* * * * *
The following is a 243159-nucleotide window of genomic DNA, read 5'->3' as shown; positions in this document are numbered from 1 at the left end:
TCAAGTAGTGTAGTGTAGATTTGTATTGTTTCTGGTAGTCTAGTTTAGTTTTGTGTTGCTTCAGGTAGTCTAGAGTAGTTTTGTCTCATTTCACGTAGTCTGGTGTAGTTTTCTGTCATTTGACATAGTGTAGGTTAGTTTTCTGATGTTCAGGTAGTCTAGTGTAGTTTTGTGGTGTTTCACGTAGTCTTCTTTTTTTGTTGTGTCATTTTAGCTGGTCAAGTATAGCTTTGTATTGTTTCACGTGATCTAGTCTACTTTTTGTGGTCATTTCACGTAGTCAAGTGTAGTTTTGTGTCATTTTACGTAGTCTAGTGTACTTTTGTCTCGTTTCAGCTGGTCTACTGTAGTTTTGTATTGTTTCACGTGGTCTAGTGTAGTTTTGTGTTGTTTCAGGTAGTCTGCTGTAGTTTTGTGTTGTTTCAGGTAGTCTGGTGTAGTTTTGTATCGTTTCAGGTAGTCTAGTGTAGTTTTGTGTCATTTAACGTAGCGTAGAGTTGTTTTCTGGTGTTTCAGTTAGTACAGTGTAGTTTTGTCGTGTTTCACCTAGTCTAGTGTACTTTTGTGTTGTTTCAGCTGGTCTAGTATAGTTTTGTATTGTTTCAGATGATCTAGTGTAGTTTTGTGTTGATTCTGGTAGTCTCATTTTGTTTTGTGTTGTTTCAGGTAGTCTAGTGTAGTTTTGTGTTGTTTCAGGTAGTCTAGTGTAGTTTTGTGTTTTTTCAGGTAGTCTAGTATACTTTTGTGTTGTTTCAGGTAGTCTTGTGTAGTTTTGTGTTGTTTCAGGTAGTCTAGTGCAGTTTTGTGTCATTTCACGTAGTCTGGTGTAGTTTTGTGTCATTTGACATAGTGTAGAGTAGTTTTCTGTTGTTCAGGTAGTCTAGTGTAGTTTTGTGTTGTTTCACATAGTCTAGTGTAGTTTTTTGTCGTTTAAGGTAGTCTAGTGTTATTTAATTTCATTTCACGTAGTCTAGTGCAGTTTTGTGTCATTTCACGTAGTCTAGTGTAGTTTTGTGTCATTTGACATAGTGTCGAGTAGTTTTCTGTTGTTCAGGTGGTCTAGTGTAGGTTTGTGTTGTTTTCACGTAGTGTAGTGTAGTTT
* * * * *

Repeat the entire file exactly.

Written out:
The following is a 243159-nucleotide window of genomic DNA, read 5'->3' as shown; positions in this document are numbered from 1 at the left end:
TCAAGTAGTGTAGTGTAGATTTGTATTGTTTCTGGTAGTCTAGTTTAGTTTTGTGTTGCTTCAGGTAGTCTAGAGTAGTTTTGTCTCATTTCACGTAGTCTGGTGTAGTTTTCTGTCATTTGACATAGTGTAGGTTAGTTTTCTGATGTTCAGGTAGTCTAGTGTAGTTTTGTGGTGTTTCACGTAGTCTTCTTTTTTTGTTGTGTCATTTTAGCTGGTCAAGTATAGCTTTGTATTGTTTCACGTGATCTAGTCTACTTTTTGTGGTCATTTCACGTAGTCAAGTGTAGTTTTGTGTCATTTTACGTAGTCTAGTGTACTTTTGTCTCGTTTCAGCTGGTCTACTGTAGTTTTGTATTGTTTCACGTGGTCTAGTGTAGTTTTGTGTTGTTTCAGGTAGTCTGCTGTAGTTTTGTGTTGTTTCAGGTAGTCTGGTGTAGTTTTGTATCGTTTCAGGTAGTCTAGTGTAGTTTTGTGTCATTTAACGTAGCGTAGAGTTGTTTTCTGGTGTTTCAGTTAGTACAGTGTAGTTTTGTCGTGTTTCACCTAGTCTAGTGTACTTTTGTGTTGTTTCAGCTGGTCTAGTATAGTTTTGTATTGTTTCAGATGATCTAGTGTAGTTTTGTGTTGATTCTGGTAGTCTCATTTTGTTTTGTGTTGTTTCAGGTAGTCTAGTGTAGTTTTGTGTTGTTTCAGGTAGTCTAGTGTAGTTTTGTGTTTTTTCAGGTAGTCTAGTATACTTTTGTGTTGTTTCAGGTAGTCTTGTGTAGTTTTGTGTTGTTTCAGGTAGTCTAGTGCAGTTTTGTGTCATTTCACGTAGTCTGGTGTAGTTTTGTGTCATTTGACATAGTGTAGAGTAGTTTTCTGTTGTTCAGGTAGTCTAGTGTAGTTTTGTGTTGTTTCACATAGTCTAGTGTAGTTTTTTGTCGTTTAAGGTAGTCTAGTGTTATTTAATTTCATTTCACGTAGTCTAGTGCAGTTTTGTGTCATTTCACGTAGTCTAGTGTAGTTTTGTGTCATTTGACATAGTGTCGAGTAGTTTTCTGTTGTTCAGGTGGTCTAGTGTAGGTTTGTGTTGTTTTCACGTAGTGTAGTGTAGTTT